% annual growth rate:
|Eight years to 2018||5.8%||3.9%|
Sources: M3 from Statistics Sweden, new definition from 1998, data for 1961-1997 created using growth rate of old definition of M3; GDP from Statistics Sweden..
The medium-term relationship between money and nominal GDP growth in Sweden, 1961-2018
Five-year moving averages of annual % changes, with 1961 being the start of the first five-year period
Comment on monetary trends in Sweden
(with thanks to Gabriel Stein)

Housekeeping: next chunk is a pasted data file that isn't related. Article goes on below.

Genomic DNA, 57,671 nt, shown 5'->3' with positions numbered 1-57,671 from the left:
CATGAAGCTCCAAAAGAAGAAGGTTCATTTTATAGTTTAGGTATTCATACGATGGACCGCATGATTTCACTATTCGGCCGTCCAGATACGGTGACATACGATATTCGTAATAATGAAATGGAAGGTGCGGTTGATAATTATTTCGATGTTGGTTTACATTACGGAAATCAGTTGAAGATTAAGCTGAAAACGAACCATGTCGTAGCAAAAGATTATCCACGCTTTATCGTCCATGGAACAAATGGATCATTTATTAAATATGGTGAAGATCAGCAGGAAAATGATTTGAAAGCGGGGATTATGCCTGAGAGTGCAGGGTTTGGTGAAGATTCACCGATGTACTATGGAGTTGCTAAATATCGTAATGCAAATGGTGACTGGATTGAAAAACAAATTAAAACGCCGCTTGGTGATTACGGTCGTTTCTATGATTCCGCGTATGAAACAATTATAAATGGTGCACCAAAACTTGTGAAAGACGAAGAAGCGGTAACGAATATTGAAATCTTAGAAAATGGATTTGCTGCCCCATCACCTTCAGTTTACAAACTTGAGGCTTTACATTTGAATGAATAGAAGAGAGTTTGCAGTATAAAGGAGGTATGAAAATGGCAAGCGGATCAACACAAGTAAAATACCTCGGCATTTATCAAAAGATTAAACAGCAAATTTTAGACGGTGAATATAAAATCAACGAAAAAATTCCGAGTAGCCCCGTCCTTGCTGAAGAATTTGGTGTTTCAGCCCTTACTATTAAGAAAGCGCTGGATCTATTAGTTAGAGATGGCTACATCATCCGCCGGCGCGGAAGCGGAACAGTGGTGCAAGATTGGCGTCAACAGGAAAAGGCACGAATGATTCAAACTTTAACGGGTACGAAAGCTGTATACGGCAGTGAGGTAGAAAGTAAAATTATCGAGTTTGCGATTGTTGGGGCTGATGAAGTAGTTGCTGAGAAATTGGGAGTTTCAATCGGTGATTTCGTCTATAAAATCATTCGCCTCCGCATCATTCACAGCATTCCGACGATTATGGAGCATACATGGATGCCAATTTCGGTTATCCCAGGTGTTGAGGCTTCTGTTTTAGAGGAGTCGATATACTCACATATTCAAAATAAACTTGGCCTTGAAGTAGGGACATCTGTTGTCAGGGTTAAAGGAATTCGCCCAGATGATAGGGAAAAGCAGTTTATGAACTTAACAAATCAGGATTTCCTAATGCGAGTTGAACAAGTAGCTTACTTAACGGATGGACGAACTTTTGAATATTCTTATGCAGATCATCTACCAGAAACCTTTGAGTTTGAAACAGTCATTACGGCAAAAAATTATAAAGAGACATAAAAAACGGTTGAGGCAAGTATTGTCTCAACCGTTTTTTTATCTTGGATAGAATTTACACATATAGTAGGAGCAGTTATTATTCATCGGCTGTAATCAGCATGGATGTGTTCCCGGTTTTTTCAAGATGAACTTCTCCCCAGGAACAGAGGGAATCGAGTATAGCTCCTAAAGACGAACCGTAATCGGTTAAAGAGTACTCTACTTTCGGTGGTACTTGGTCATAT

As with most advanced economies, Sweden’s Riksbank has an inflation target, in this case 2%. Unlike many other economies, it has from time to time reached this target in recent years, but only to see inflation drop back towards 1% again. This is important for the current outlook. The relationship between nominal broad money growth and nominal GDP developments is as reasonable in Sweden as it is in any economy. Broad money growth undershot GDP growth significantly in the first half of the 1980s, not least as part of a strategy to bring down inflation, but also heralding the eventual crash of the early 1990s (Sweden’s worst depression since the 1920s). An unsustainable surge in credit, notably for housing purposes, preceded the Great Recession, with M3 eventually growing by less than 3% in the five years to both 2012 and 2013. Recent data is considerably more buoyant, and the lack of inflation means that nominal GDP growth is all but equivalent to real. In October 2019, M3 growth reached a two-year high of 9.6%, while credit to the non-bank private sector is steady at around 5%, equally divided between consumer and corporate borrowing. The implication is that Swedish economic activity should continue to improve in 2020.